If you’re anything like me, giving gifts is as enjoyable as receiving them (sometimes better!).
From our partners:
Search traffic pattern of “Gift Ideas” (Ahrefs Data)
But sometimes that can be difficult right? Especially when you don’t have direct contact with the person you’re wanting to give a gift to. And it takes time and energy trying to think about what someone might like.
And what’s worse than getting an awful gift? Seeing that undeniable, uncomfortable squirm as the person you’ve just given a present to try’s to sneak out an “It’s wonderful”. But it’s clear that it’s clearly not wonderful.
And that’s why I created givemegiftideas.com. It’s a gift idea generation tool that helps you find gift ideas that don’t stink.
Give Me Gift Ideas home page
So… how did I do it?
Started with Demand
The first thing I always do when I’m scoping out a new idea is check out Ahrefs to see what the demand is like.
Why Ahrefs? Well, if people are searching for things, and there is intent behind their search — there is demand.
The three main metrics I look for are:
- Monthly search volume: How many people are looking for the potential thing I want to build?
- Competitiveness: Is there (realistically) a way I could steal some of that traffic, or is it completely dominated by the big dogs? If it is, I usually niche down a step further.
- CPC: If it’s non-existent ($0), then it most likely means there is no commercial intent behind the searches. Their intent is not commercial, it’s informational. If it’s really high ($10+ per click) I steer clear. No way I’ve got the budget to compete in that space. So when the above three are ticked — it likely means there is a market.
In the case of my niche:
- There’s a very healthy volume,
- There’s some competition, but it’s not insurmountable,
- There’s a CPC, but it’s not super high.
Data from Ahrefs for “Gift Generator” in the US
Tick, tick, tick.
Checked What Was Ranking
Once I knew there was demand, I went into the search results on Google and checked what type of content was actually ranking.
What do I mean by what “type” of content?
There are broadly two types of content that rank on Google:
- Editorial content,
- Programmatic content
Editorial content is written (like I’m writing now).
Programmatic content is… programmatic. It gives the User a tool to use – to solve their problem that they came to Google with.
In my case, it makes sense that the pages that are ranking are programmatic. The User is there to do something. They don’t want to learn something, or read about something (editorial content).
So — I needed to build a tool.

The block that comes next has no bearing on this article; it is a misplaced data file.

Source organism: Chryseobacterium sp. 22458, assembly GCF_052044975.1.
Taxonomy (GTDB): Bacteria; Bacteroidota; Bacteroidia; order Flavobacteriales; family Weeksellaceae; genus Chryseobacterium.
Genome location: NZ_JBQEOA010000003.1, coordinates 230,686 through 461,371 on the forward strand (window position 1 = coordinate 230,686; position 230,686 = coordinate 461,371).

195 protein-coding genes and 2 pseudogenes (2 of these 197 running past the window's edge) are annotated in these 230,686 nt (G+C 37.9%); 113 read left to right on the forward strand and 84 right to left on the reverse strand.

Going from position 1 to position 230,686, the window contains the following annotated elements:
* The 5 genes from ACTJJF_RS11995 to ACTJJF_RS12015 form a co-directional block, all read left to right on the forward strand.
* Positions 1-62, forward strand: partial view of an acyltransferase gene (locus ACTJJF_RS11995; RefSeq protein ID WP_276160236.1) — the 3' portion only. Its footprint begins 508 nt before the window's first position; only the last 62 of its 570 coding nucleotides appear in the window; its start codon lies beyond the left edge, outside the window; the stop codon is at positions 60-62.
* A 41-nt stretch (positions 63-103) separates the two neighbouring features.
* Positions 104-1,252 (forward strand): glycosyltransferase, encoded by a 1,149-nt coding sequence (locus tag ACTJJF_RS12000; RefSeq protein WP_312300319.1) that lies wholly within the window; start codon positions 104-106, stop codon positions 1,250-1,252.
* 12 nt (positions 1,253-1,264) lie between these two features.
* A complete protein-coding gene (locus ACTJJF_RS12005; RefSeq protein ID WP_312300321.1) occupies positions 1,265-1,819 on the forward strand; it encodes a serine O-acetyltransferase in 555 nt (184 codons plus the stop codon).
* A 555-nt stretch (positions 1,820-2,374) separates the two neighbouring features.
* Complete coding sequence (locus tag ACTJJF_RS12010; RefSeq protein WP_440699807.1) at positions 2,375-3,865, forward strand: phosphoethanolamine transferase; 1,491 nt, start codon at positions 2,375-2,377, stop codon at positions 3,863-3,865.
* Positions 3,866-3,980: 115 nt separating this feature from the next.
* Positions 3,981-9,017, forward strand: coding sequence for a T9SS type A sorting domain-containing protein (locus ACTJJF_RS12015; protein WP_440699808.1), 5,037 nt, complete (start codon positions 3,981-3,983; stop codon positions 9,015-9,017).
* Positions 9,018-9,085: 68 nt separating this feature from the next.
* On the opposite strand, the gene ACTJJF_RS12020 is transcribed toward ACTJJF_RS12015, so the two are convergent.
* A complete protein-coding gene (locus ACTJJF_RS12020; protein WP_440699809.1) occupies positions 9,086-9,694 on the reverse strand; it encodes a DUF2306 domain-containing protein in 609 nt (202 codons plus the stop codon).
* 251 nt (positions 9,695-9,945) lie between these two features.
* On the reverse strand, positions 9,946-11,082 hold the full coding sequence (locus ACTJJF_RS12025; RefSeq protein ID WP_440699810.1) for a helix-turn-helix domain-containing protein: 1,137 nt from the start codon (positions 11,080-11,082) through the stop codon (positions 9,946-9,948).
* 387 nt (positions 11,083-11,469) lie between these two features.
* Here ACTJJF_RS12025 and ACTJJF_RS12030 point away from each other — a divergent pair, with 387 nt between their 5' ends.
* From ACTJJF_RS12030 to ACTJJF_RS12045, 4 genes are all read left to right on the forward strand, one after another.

Building the Tool
I have a bias for no-code (because it’s what I know), but the power of no-code tools and AI at the moment is massive. It literally allows anyone to spin up a business in a matter of hours.
I’m not exaggerating when I say what’s possible in a few hours now would have taken a team of engineers months to achieve a few years ago. Insane.
My idea was simple:
- Capture data about someone. Enough to get a sense of who they were.
- Use that data to generate a dynamic prompt using GPT-3’s natural language engine. I
- nterpret the result and display it using Bubble.
- Link the result text to a product on Amazon/anywhere.
- Show the results as a “Comparison” page at the end of the process.
Here’s how I did it:
1: Started with GPT-3 in the playground.
I played around with a ton of different prompts. I was trying to find a balance of the following:
- Prompt length: The longer your prompt, the better the model works. The longer your prompt, the more it costs for every API call.
- Prompt data (inputs): What was the minimum amount of data I needed to give the engine about the gift and the person to get it to give accurate results
- Prompt output: How did I want the data out so that I could use it and process it downstream.
- Prompt settings: Tuning the settings like temperature, maximum token length, presence penalty, frequency penalty etc.
- Capabilities: How much of the discovery of ideas could the engine do for me? (Could it find links and prices to items?)
Once I had a model kind of working, I started integrating it into Bubble.
I started with the Open AI integration.
Luckily, their API is super simple, and getting everything set up was easy.
What I had to work out was converting the output of the Open AI request which was 5 lines of raw text all inside one string, into an array of single strings of text.
Once I knew:
- The format of the output data, and
- The required input data…
I started building a front end for the data collection process.
The beginnings of the app build
The “launch” version.
(There are actually a ton of finishing touches still needed)
It’s a super simple flow now.
3: Extending the discovery/search function
So what I have now is:
- A way to generate gift ideas using data prompts, and
- Display them to the user at the end of the process.
What I’d really like is a way to link those gift ideas to actual products available to buy on the interwebs, so that…
- People can go directly to the product pages and browse their options, and
- I can hopefully make some affiliate revenue from any sales that result (and pay for the cost of running the app, if nothing else). First — I tried to get it right with GPT-3. It got close!
But then I remembered Amazon has a pretty robust Associates API (too bad I don’t have access to it, since I haven’t made any qualifying purchases).
Nothing Rapid API can’t fix.
I found an Amazon product search API on there, and hooked it up to Bubble to get the three main data points I wanted about a product:
- Thumbnail image
- URL to Amazon product.
I want to transition to the Associates Advertising API as fast as possible because the Rapid API will get super expensive super quickly.